In Focus: Picture Organic Takashima

February 14, 2020

After a rather long hiatus, for a number of reasons, we’re back! The last few months have been stressful, with a move away from New Zealand, securing visas for Japan and finally getting out here for the start of a very slow winter.

In between all of the above, I’ve been working flat out shooting and guiding which hasn’t left a lot of time for personal projects and the site! But with a few down days for weather and some renewed motivation, I’m kicking things off once again with a gear review of the Picture Organic Takashima Jacket. 

About Picture Organic

If you’ve been living under a rock for the last 10 years and haven’t heard of Picture Organic, they’re a French company founded by three outdoor-loving buddies in 2008. In the beginning– much like today- their goal was 100% committed responsibility and sustainability-driven eco-design. 

All products were made from recycled materials, limiting the use of fossil fuels and reducing the harm on our fragile planet. The company grew exponentially, winning awards and securing accolades along the way. Today Picture is stocked in over 30 countries worldwide and worn by professional athletes everywhere.

 Takashima mid-layer

The Takashima jacket is a synthetic mid-layer with all the bells and whistles, made from 100% recycled polyester. In terms of tech, tt features Primaloft insulation, Polartec power stretch and Teflon Ecolite PFC free DWR.

But what does all of this mean?

In short, it’s a lightweight, windproof layer to wear under a shell or as an outer layer when the weather allows.

For such a lightweight jacket, it’s super warm and breathable. The stretch panels under the arms provide an awesome range of movement and let your body breathe when you’re on the uphill. And as it’s all synthetic so it dries out quickly if you do get wet.

I’m not overexaggerating when I say I’ve worn the Takashima jacket every day for the last 2 months! It’s the perfect layer to wear over a merino layer and under a shell. And unless it’s really, really cold, I find that this layering system is more than enough for everyday skiing but will always carry a 600 fill down jacket in my pack for transitions in the backcountry or on a cold lift in the resort. And when I get too hot on the uphill, I can easily stuff the jacket into my bag as it packs down super small.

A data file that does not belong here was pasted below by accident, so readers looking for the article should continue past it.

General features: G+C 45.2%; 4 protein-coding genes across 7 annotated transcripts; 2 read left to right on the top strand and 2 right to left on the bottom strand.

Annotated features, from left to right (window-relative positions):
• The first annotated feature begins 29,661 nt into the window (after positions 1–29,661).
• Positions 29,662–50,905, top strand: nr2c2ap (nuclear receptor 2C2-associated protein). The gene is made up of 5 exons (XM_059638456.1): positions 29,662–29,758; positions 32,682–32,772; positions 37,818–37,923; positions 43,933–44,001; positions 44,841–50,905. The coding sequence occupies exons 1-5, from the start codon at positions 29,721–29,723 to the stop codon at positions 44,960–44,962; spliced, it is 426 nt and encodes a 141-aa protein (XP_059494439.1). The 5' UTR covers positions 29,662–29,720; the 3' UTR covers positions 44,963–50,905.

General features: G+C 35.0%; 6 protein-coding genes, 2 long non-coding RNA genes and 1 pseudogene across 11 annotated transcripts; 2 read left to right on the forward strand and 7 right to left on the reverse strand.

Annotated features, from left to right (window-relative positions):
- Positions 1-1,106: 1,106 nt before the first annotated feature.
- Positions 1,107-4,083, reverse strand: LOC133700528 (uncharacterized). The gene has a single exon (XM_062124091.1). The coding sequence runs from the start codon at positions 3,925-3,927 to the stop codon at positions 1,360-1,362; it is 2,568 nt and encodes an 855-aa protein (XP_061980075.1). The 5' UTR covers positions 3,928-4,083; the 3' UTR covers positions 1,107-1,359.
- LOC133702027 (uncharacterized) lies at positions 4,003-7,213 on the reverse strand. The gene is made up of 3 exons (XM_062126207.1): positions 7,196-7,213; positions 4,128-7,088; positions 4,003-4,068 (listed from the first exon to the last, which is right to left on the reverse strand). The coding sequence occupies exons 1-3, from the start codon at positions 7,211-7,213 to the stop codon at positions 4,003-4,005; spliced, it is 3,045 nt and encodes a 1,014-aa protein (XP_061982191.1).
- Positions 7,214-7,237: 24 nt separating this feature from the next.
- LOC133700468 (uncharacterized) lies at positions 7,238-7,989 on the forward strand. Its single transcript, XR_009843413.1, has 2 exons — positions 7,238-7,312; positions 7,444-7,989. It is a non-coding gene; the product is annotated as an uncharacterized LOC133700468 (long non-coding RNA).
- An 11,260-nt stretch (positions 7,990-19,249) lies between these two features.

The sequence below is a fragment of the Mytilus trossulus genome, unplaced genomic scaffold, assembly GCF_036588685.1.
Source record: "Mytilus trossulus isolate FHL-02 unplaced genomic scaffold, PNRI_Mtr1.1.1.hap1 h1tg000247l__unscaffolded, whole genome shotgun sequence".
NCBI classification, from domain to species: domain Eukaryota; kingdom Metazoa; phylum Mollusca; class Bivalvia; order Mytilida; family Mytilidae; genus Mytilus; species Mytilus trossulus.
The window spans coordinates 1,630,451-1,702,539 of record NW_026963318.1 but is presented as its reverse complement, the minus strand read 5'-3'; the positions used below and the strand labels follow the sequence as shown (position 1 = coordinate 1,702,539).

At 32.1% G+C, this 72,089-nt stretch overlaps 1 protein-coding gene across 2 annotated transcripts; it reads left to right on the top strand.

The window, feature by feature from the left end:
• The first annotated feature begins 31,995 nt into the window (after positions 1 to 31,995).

I really like how slim fitting the jacket is even in a Large. Sometimes I find that mid-layers can be a little bulky but the Takashima fits like a glove thanks to the stretch panels under the arms. The only downside to the stretchy synthetic panels is that they can get smelly quickly, but I tend to wash mine once a week and it doesn’t stink too bad (I hope?).


I’ve been really impressed with the jacket and will no doubt continue wearing it through the spring and into summer. But before we get ahead of ourselves, enjoy a few shots of the jacket in action.


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Photography by Elliott Waring Photography, Charlie Wood Visuals and Darren Teesdale 


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